Aspen chairlift pusher starts release process
The former Aspen resident who threw a snowboarder off an Aspen Highlands chairlift in January 2016 has initiated a legal process that could lead to his release from the state psychiatric hospital, according to court documents.
Thomas Proesel, 34, was found not guilty of the assault on the snowboarder by reason of insanity and was committed to the Colorado Mental Health Institute at Pueblo on July 27, 2016.
District Judge Chris Seldin made that determination after hearing a report from a state psychologist who interviewed Proesel and found that he was insane at the time of the incident. In February, Proesel filed a petition in Pitkin County District Court asking Seldin to appoint a public defender in the case and schedule a release evaluation, according to the petition.
“I am asking for the assistance of a lawyer to help me determine whether an independent medical examination or other examinations or evaluations should (be) requested, and for assistance in presenting these issues to the court,” Proesel’s petition states.
Proesel also requested a release hearing in front of a jury of six people to determine his eligibility for release.
On March 8, Seldin ordered CMHIP to evaluate Proesel’s readiness for release or conditional release by April 23. He also appointed the Public Defender’s Office to represent him, according to court documents.
On March 19, an official with the Colorado Office of Behavioral Health wrote a letter to Seldin reporting that CMHIP could not meet the April 23 deadline and requesting an eight-week extension, according to court documents. The report is now scheduled to be submitted to Seldin by June 18.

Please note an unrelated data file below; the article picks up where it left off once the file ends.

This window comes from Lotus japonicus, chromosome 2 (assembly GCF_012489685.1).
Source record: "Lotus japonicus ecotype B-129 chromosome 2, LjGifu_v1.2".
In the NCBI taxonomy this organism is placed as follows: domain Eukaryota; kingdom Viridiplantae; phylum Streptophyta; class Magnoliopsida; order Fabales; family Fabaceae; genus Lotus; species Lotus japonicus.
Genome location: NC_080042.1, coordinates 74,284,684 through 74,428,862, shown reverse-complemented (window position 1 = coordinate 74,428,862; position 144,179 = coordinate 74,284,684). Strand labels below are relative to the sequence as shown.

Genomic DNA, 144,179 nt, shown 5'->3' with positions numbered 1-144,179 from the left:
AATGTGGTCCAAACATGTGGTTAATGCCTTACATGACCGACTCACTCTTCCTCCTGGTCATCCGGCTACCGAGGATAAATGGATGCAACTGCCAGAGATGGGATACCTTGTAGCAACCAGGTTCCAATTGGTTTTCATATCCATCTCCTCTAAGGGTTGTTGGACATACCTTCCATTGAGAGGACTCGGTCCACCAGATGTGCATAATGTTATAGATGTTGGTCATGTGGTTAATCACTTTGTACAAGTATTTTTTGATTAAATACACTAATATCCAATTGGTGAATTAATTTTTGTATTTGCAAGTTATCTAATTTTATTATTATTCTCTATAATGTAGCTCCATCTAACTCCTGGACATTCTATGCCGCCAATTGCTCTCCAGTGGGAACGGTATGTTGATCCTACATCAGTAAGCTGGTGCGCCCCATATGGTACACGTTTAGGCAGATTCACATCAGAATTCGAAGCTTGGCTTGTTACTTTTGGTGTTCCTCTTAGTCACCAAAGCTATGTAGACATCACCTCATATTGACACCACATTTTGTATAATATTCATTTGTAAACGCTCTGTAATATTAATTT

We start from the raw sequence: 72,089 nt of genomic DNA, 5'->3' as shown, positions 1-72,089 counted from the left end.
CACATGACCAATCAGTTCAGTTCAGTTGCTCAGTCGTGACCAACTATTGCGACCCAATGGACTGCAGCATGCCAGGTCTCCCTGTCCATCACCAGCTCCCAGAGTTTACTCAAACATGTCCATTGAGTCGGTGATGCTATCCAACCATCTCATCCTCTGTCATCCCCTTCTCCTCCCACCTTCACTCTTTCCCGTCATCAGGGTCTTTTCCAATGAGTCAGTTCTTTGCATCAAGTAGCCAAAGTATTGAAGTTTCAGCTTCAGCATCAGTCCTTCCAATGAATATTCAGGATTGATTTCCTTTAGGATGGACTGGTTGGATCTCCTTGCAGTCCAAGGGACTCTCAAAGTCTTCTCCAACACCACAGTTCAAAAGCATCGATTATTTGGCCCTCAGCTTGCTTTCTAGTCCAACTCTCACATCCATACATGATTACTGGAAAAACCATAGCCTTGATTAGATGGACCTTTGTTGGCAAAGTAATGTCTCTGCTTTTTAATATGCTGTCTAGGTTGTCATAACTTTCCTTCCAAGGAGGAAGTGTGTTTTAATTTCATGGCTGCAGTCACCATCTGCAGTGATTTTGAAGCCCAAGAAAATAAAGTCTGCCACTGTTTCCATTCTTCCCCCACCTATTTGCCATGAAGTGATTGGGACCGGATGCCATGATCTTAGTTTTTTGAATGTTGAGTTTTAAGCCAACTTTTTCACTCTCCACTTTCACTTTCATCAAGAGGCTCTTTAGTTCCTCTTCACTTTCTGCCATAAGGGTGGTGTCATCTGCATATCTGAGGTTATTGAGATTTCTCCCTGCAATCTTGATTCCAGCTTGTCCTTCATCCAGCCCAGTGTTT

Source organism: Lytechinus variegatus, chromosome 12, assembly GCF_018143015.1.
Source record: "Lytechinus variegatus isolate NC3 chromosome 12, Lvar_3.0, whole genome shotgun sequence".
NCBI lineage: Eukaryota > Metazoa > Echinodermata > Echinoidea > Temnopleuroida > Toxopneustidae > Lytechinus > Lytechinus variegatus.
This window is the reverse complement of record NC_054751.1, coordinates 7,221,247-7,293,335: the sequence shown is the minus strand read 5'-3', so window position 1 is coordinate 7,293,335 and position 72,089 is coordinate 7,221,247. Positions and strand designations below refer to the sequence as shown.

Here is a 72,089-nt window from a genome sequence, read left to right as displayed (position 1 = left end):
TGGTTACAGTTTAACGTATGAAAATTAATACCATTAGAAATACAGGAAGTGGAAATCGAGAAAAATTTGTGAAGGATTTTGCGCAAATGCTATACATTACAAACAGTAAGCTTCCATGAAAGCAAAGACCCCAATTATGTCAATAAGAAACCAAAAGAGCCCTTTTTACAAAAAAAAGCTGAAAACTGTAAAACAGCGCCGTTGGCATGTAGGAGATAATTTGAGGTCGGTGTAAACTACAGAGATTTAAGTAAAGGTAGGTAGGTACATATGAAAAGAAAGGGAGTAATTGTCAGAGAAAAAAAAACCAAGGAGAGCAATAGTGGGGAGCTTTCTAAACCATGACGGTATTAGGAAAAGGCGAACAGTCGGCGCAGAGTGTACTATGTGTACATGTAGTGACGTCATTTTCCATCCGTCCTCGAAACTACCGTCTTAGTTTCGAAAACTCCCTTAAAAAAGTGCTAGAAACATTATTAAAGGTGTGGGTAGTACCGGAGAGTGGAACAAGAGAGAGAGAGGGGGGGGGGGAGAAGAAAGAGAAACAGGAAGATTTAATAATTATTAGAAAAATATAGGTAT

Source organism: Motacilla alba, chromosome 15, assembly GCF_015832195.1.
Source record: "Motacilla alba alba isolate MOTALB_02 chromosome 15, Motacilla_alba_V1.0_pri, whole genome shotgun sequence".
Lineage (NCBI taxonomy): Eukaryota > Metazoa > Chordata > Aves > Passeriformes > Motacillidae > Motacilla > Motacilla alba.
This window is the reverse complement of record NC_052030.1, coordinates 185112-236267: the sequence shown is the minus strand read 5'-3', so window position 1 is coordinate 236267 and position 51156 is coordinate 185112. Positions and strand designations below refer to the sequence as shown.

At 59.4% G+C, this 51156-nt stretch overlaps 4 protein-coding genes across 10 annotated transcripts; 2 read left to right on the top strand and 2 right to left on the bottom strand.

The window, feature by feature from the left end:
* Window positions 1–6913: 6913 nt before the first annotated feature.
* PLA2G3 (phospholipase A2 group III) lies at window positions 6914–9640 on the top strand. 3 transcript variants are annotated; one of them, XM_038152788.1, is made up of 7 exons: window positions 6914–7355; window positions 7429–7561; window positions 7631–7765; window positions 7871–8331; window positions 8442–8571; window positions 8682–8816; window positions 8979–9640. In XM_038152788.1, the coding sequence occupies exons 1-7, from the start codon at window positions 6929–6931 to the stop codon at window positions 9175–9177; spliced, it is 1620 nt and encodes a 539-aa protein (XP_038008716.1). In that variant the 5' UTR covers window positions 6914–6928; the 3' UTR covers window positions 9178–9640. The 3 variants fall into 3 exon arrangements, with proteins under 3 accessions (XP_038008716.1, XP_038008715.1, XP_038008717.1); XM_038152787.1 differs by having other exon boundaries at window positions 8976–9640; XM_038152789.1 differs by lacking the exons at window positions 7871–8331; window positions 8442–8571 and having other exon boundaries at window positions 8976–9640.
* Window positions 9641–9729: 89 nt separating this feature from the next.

Proesel threw the 28-year-old snowboarder off the Loge Peak chairlift about 9:30 a.m. on Jan. 17, 2016, after the snowboarder made an innocuous comment. The snowboarder fell 20 to 25 feet but was not injured because he landed in a mound of newly fallen powder.
The incident occurred near the top of the lift and Proesel was able to ski away without being stopped. Pitkin County sheriff’s deputies later tracked him down and transported him to a psychiatric hospital in Grand Junction.
The CMHIP psychologist diagnosed Proesel with schizophrenia and another psychiatric disorder based on mania he’d exhibited for 10 years or so. At the time of the examination, Proesel had been undergoing psychiatric treatment for four months and was taking the maximum dose allowed of anti-psychotic medication, though it was not fully controlling his symptoms, the psychologist said.
That meant Proesel’s illness was resistant to medications and his prognosis was “poor,” the psychologist said.
Proesel lived in a Hunter Creek apartment in Aspen since 2012, though he was originally from the Chicago area.
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